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  • 14 Nov 2019 4:12 PM | Anonymous



    The voting membership, including the Board of Directors, shall have their Annual Membership Meeting for the transaction of business on February 3, 2020 at 1:00pm at Chateau Elan Winery and Resort, 100 Rue Charlemagne, Braselton, GA 30517. 

    Currently Accepting Nominations for the following Positions:

    Bonded Georgia Farm Winery Member from the North Region

    Bonded Georgia Farm Winery Member for the South Region

    At Large 1 

    At Large 2

    At large voting members can be any combination of Bonded Georgia Farm Winery member(s) and, or Vineyard and, or Orchard member(s), from any region of the state. 

    Membership dues must be paid and current to be considered for a Board of Directors position. 

    Click Here to view the Georgia Wine Producers By Laws and a Regional Map

    If you wish to appoint a proxy to vote at the Annual Meeting, click here for a Voting Proxy Form.

    NOMINATIONS SHOULD BE SENT TO
    DIRECTOR@GEORGIAWINEPRODUCERS.ORG
    Please include Name, Business Name, and Contact Information.

  • 23 Oct 2019 1:32 PM | Anonymous

    I have been a passionate and dedicated winemaker for more than two decades, and have been growing grapes and making wine on the East Coast for the last 16 years, most recently at Kaya Vineyards & Winery near Dahlonega. I am now a freelance consultant, ready to help new and existing wine businesses in Georgia.

    My adventure into winemaking was a long time coming. When I was a 17 year old high school student in a Chicago suburb, I woke up one day and decided my life needed a drastic change. I moved to Israel, joined a collaborative farming community, and by the time I was 23, a colleague talked me into planting an almond orchard. I was young and naive, and I had no farming experience, but I knew that I wanted to dedicate my life to agricultural work. I quickly learned what it takes, and that led to planting and growing avocados, persimmons, and olives.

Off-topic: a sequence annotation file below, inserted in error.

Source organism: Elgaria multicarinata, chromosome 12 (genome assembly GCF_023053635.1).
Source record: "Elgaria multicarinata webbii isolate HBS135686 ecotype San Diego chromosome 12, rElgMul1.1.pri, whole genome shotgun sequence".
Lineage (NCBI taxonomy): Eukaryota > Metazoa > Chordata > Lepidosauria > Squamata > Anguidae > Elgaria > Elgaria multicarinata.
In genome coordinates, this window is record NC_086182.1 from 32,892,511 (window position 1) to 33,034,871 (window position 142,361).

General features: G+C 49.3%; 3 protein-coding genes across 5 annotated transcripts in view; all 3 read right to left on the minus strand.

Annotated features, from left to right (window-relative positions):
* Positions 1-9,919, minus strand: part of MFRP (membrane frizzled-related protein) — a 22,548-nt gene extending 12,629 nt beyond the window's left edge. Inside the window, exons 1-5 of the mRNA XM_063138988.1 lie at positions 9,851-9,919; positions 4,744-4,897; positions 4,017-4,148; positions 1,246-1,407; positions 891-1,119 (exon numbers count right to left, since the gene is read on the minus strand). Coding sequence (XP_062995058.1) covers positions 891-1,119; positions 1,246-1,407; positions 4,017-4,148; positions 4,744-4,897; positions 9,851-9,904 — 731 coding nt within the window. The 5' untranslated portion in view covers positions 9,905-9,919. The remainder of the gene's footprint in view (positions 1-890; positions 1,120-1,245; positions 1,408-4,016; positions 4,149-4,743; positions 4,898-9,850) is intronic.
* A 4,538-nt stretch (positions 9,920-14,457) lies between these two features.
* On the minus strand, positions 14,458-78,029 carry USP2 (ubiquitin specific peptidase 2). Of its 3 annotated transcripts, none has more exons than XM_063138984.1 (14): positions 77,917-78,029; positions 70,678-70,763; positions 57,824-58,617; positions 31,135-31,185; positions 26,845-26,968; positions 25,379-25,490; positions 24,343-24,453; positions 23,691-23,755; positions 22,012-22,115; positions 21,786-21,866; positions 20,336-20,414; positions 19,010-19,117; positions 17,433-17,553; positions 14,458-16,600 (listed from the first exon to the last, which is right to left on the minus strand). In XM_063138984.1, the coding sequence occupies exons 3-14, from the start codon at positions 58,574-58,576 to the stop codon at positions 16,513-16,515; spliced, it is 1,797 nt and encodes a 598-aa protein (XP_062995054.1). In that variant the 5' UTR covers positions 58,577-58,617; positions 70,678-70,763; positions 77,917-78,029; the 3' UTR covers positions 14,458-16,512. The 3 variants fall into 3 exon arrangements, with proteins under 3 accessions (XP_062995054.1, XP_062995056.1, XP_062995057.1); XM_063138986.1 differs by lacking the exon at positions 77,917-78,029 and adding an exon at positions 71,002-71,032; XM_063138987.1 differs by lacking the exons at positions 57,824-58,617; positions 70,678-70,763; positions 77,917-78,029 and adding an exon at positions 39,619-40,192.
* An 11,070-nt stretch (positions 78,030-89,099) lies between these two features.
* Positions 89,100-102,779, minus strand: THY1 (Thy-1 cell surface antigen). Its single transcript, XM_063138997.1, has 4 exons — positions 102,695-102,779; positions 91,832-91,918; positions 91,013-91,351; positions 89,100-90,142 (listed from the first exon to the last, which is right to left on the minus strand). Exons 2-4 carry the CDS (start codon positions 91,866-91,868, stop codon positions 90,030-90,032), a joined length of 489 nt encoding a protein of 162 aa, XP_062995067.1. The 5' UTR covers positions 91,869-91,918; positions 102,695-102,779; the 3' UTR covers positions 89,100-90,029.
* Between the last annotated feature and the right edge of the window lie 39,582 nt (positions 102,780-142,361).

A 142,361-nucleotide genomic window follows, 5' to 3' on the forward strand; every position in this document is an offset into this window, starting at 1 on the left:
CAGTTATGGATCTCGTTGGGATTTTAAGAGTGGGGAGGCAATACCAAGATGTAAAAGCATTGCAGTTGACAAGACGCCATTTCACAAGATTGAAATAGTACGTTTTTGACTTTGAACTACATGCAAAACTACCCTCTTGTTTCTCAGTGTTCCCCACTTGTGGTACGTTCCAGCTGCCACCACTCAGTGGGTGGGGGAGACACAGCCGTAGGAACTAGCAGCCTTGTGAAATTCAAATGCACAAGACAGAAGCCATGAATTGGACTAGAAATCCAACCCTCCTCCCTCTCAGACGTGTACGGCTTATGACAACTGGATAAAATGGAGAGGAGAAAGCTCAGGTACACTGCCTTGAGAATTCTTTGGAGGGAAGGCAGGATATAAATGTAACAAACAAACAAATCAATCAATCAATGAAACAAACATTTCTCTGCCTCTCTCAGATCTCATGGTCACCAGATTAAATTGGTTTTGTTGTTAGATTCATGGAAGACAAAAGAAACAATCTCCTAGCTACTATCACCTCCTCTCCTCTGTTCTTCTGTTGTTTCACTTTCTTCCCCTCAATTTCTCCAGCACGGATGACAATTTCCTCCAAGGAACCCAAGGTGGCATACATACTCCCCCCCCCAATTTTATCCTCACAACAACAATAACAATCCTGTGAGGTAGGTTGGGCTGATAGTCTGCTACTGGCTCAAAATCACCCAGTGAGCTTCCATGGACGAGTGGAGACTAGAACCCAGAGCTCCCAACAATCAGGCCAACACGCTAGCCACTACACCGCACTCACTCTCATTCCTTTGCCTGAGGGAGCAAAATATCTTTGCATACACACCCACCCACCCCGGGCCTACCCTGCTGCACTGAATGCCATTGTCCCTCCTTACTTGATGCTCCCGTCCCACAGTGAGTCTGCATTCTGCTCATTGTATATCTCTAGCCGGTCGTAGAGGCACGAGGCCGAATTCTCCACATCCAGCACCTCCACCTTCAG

In 1996, a neighbor suggested I plant wine grapes and sell the fruit to a commercial winery. In order to understand the product better (I preferred beer at the time), I enrolled in a year long, immersive, hands-on winemaking course. I ended up with two cases of my first wine, a newfound fervor, and a lot more questions. I was enamored with wine, and so continued my deep dive into all things enology and viticulture. The next step was to open a very small winery, which was well received thanks to a renaissance of winemaking in Israel. There are now well over 300 wineries in Israel, a country the size of Delaware (which, by contrast, has only 5 wineries!).

    In 2003 my family and I moved back to the States, and I spent the next three years making wine in New Jersey at a winery founded in 1864, and establishing my winemaking and wine testing consulting business. A chance encounter and the internet led to Dahlonega, where I became winemaker and vineyard manager at BlackStock Vineyards and Winery, beginning in 2006. That rollercoaster included the frost of 2007, which was immediately followed by the outstanding 2008 vintage. Unfortunately, that was also the start of the recession that led to the eventual dissolution of BlackStock in late 2012.

    After BlackStock, I restarted the consulting business and was recruited by the bank that had foreclosed on the property to care for the vineyards. Two years later, the new owner came along and renamed it Kaya Vineyard & Winery, and I have been head winemaker and vineyard manager at Kaya for the last five years. Now it’s time for another change.